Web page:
sewer project map

Diagram of Georgetown Mobile Estates on the Scott-Fayette County line where the new sewer line with be extended.

Just days after breaking ground on its largest construction project ever, the Georgetown City Council gave final approved for its second largest project ever, a $24.1 million sewer project for Georgetown Municipal Water and Sewer System (GMWSS) to run south down U.S. 25.

Called the South Sewer Extension, the project began as a way to provide sewer service to Georgetown Mobile Estates, a group of three large mobile home parks on the Scott-Fayette County lines. The sewage package plants servicing those mobile home parks are failing, and raw sewage has been found in Cane Run Creek which feeds into Elkhorn Creek and the water system that provides water for Georgetown. The project has since expanded to eventually be able to include sewer services to an area on the bypass that is within the city limits, and eventually eliminate seven-to-eight pumping stations which are aging and will soon have to be repaired or replaced, said Chase Azevedo, GMWSS general manager.

On April 16, GMWSS broke ground on the construction of a new $48.9 million Waste Water Treatment Plant No. 1 as the plant it is replacing is near its capacity and is in disrepair. GMWSS is owned by the city.

The council gave unanimous approval to the sewer line extension during its regular meeting Monday after the GMWSS board of directors voted unanimously Friday in a special meeting. Mayor Tom Prather praised the council and the GMWSS board for their actions.

“The GMWSS board is a pretty conservative group,” Prather said. “They have traditionally operated with little debt, so approving these two projects is a big deal. Their debt ratio has gone from about 11 percent to about 80 percent.

“But it’s is the right thing to do. It is an appropriate use of debt.”

Azevedo agreed.

“What choice do we really have?” he said noting the problems with the existing waste water treatment plant and the environmental issues because of the failing package plants at he mobile home parks.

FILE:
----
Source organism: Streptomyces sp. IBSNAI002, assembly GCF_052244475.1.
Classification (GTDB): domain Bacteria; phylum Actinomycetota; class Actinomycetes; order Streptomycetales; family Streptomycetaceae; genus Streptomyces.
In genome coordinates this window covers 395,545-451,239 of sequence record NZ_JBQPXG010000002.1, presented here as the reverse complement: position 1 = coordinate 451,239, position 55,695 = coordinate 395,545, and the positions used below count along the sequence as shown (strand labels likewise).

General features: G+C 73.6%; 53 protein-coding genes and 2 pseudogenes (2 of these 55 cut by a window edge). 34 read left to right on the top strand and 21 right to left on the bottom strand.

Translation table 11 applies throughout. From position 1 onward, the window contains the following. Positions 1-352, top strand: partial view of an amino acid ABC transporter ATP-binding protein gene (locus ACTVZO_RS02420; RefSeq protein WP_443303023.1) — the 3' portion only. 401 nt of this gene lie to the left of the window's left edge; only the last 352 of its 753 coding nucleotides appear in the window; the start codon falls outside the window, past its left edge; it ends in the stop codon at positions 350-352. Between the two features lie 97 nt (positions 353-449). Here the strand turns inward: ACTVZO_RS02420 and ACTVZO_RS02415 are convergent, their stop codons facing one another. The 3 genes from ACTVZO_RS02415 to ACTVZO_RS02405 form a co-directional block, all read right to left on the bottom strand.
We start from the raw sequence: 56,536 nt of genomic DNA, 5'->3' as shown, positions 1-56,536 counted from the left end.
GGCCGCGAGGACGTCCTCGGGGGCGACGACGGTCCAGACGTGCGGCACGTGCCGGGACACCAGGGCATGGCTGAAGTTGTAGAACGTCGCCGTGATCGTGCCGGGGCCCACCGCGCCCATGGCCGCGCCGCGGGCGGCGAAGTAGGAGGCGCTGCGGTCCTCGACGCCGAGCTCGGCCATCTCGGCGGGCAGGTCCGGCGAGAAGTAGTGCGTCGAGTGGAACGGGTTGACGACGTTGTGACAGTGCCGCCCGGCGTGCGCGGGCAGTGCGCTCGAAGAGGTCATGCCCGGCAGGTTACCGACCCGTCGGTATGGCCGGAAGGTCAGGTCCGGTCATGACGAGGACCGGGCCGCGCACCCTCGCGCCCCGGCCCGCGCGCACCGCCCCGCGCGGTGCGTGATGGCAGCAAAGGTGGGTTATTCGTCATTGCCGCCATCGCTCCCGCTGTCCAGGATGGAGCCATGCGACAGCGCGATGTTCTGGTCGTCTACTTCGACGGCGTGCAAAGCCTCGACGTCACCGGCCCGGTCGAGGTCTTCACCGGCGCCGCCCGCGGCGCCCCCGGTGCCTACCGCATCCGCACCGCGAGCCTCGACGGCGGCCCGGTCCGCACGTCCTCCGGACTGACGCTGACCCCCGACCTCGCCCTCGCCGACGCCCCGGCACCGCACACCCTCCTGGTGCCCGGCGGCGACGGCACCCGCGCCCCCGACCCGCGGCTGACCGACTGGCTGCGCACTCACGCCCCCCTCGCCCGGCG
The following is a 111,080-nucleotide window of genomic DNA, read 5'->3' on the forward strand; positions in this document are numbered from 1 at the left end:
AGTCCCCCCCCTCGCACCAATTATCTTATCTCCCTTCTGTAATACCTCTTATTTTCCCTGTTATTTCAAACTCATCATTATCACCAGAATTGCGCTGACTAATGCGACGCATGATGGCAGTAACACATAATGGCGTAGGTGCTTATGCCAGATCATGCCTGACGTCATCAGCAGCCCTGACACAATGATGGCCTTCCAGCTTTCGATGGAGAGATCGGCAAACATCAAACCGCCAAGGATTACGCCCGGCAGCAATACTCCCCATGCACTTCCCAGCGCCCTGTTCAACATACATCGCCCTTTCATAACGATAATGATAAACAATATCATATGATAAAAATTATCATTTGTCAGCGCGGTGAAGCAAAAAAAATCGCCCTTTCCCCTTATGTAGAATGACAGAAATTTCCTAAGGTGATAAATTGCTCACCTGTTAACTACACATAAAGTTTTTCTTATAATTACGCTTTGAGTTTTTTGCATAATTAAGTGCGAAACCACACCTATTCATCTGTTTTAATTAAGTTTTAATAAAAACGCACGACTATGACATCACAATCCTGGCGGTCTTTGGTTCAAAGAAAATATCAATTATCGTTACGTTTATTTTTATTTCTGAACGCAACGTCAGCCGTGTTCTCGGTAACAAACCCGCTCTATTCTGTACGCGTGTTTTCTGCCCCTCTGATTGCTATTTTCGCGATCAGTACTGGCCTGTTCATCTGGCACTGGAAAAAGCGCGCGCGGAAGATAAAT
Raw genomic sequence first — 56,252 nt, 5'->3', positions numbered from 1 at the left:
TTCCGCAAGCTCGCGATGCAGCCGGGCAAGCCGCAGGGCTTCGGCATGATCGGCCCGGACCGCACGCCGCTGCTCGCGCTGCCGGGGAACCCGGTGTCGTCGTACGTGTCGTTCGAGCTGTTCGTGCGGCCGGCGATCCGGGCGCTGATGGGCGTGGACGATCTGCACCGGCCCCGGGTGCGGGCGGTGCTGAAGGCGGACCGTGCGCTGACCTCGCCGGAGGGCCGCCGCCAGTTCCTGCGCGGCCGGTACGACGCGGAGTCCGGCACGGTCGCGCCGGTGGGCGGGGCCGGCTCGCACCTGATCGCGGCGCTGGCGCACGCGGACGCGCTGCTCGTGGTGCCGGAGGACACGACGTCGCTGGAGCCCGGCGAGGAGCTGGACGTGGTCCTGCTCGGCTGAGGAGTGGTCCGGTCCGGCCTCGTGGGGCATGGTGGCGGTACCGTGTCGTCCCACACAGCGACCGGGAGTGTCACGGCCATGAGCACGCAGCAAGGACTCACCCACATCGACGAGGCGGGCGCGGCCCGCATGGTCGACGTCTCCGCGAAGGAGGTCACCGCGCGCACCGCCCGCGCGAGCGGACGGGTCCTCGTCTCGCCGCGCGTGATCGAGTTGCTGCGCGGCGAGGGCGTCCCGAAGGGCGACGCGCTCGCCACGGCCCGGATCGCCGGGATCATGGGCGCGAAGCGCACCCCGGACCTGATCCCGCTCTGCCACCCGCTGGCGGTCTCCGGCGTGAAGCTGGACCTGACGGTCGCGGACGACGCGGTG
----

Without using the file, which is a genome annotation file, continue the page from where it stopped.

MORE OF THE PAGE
The meeting was almost four-and-a-half hours long as the council discussed the sewer project, the upcoming fiscal year budget and the possibility of creating a storm water utility fee. Discussions on the storm water utility were preliminary and several council members openly expressed reservations, although several pointed out the ongoing flooding issues in parts of the city when there are heavy rains.

A firm was authorized to continue with its research on the funding options and methodology and if there is need for such a utility. No decision was made.

Early in this administration Prather targeted the need for an operational sewage system for the three mobile home parks that make of Georgetown Mobile Estates: Spindletop, Ponderosa and Georgetown Estates. The parks currently have 380 mobile homes and could serve as many as 500, Azevedo said. The mobile home parks are currently owned by a banking investment firm after foreclosure and they are currently for sale.

“They are not interested in running a mobile home park,” Prather said about the investment firm. “But because of the current condition of the sewer package plants, the parks have no real value. By agreeing to this project, the parks will become marketable.”